While we waited on our return flight out of Houston, we called our financial advisor and explained we needed some TLC. We needed to know how to rustle up more than we had planned for the log cabin, because we were considering buying a house in Mexico, where they (at the time) did not use mortgages. Since we were funding new construction, we had a full year to come up with the cost. So we asked our advisor to determine IF we could pull that off, and how. Second, we asked him to re-run our retirement plan, based on the different cost-of-living (full time and only) in Mexico. We sent him cost of living documents provided by Focus, and told him we had about a week to make a decision.
The next week was a muddle of getting back to work while wondering how the “Mexican retirement” issue would play out. Finally our advisor called us back and scheduled a weekend meeting. He told us first “yes,” we could put together the money to secure the house over the course of the next year. It would not be easy, and we would have to do some juggling, but it was doable. Next he addressed the cost-of-living data; he told us that it was way too low, and he didn’t trust it, so he ran the numbers twice: once with the numbers we gave him, and a second time at triple those numbers. He said “either way, it all works. Further, we can accelerate your retirement. You can skip the 10 years working as a contractor and simply retire at age 56.” Judy started to tear up, and I was shocked. I had just bought back 10 years of time!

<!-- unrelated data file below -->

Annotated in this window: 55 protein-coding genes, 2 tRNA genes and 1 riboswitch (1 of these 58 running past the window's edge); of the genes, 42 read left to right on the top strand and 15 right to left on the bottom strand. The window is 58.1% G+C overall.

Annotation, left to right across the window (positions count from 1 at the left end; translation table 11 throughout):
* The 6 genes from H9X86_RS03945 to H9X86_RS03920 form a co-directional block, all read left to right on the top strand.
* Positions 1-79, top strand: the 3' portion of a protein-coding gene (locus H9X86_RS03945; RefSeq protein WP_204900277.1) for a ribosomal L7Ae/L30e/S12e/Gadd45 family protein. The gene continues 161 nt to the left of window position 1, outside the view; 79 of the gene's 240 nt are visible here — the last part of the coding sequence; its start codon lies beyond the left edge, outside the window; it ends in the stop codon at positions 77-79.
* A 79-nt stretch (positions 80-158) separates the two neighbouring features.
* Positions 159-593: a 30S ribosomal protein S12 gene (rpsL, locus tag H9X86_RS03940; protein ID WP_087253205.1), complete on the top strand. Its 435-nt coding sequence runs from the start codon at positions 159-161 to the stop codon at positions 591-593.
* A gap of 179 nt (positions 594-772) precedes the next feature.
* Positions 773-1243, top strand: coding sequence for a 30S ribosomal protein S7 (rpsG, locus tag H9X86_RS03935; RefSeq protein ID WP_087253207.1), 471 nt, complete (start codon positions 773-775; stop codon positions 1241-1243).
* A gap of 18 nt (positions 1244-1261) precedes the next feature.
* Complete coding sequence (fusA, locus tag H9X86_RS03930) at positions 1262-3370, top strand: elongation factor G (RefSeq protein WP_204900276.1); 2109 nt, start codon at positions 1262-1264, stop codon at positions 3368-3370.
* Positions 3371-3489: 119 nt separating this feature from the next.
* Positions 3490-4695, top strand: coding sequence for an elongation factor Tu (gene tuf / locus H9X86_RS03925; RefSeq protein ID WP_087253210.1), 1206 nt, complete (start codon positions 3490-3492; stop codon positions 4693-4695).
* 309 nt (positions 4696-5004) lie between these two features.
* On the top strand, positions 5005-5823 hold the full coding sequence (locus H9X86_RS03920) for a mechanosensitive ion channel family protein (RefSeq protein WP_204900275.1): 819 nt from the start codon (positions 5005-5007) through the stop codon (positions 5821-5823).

We executed the offer paperwork and bought our retirement casa in Mexico.
Explaining this sudden change in plans to our extended family and grown children was NOT easy. They had not gone through the process we had, done the research, visited, run the data. Additionally, when we left for our first visit, they expected my wife Judy to be the voice of reason pulling us back from the ledge. Instead, we returned and she was more convinced than I had been. So we had to patiently explain and re-explain that:
- No, we weren’t renouncing our citizenship; we still pay US taxes, and vote in US elections.
- While drug violence is a problem, it is concentrated along the border, along certain trafficking routes and in big cities, and is generally avoidable.
- Health care was excellent, and in fact many grandparents host their grandkids for dental vacations to get braces at cents on the dollar.
- We lived only minutes away from an international airport, with easy connections to anywhere in the US.
- Since we were not working anymore, we were free to come visit for as long as they could stand having us, without having to de-conflict three or four work schedules.
- The weather was great year round, so we could welcome visits any time they cared to come.
- Yes, you could get by Lakeside without learning Spanish, but why would you want to? We planned to do immersion language training once we moved there.
Our family members’ responses ran the gamut from implied concern to outright “are you nuts?” Over time, most simply admitted they just couldn’t fathom making such a move, but wished us well.
Around the end of 2012, the house was completed and we visited, with my father in tow, to take possession. We really enjoyed having Dad along, and he was able to report back on how nice the weather, the people, and the food were.
So here we were, owning a vacant home in the quaint Mexican village of Ajijic, but still working in Washington DC and waiting for the calendar to roll over a few more times, to 2016.